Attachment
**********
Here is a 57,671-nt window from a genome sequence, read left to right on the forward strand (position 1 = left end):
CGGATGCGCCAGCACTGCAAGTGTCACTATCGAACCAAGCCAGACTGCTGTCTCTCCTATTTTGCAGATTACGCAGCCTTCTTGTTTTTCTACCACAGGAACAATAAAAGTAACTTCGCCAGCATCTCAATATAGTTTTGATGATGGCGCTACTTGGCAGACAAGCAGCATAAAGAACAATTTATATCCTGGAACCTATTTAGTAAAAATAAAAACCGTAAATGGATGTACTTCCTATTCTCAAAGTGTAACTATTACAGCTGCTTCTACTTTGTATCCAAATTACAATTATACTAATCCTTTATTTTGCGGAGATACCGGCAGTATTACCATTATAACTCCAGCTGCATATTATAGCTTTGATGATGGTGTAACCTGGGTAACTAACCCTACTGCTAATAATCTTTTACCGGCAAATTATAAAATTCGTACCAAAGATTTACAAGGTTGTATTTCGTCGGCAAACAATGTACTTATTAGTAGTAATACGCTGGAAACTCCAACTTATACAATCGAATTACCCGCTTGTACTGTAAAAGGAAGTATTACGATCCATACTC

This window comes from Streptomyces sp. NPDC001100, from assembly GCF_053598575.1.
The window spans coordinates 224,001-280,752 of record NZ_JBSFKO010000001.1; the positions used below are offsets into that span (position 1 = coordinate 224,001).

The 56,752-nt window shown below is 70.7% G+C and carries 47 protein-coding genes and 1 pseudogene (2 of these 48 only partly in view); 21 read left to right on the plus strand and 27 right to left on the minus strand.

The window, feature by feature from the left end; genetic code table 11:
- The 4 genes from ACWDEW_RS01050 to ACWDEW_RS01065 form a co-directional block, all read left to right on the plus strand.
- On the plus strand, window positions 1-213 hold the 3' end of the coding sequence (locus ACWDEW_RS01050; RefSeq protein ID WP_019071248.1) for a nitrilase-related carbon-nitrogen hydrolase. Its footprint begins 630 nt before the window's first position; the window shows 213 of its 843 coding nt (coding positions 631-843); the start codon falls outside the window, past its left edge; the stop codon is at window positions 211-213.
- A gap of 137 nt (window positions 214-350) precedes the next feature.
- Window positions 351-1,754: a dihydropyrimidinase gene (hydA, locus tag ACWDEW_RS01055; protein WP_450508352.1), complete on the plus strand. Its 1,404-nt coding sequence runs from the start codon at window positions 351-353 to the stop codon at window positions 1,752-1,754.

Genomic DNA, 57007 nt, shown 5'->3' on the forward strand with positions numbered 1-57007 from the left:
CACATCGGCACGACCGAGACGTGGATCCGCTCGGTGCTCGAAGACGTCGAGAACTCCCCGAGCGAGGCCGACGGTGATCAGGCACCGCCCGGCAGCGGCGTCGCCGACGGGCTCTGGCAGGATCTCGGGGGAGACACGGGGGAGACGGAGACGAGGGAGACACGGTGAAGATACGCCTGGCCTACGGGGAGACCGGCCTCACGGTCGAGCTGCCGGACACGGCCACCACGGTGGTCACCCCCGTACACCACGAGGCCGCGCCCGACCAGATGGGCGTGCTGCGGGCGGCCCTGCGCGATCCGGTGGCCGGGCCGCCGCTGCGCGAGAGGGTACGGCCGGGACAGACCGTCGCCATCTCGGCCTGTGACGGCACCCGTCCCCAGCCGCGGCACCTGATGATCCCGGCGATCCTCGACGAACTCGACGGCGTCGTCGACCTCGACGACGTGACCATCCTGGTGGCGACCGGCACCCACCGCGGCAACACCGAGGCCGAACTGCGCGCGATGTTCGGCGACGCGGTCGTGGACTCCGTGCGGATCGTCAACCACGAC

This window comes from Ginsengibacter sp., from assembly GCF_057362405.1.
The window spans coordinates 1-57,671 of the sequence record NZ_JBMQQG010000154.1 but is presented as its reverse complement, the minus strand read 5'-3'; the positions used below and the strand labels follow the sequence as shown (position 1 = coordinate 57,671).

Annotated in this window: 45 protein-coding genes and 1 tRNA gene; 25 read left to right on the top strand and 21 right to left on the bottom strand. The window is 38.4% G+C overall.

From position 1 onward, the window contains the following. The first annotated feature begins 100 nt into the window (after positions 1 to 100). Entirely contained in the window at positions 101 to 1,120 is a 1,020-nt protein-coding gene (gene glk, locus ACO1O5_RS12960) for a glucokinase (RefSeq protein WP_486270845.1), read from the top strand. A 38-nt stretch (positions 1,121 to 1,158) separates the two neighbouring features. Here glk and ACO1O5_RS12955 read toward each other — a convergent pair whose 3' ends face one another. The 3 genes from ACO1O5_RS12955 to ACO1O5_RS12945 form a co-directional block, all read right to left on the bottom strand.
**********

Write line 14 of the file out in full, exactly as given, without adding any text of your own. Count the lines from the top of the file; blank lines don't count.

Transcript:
The window spans coordinates 1-57,671 of the sequence record NZ_JBMQQG010000154.1 but is presented as its reverse complement, the minus strand read 5'-3'; the positions used below and the strand labels follow the sequence as shown (position 1 = coordinate 57,671).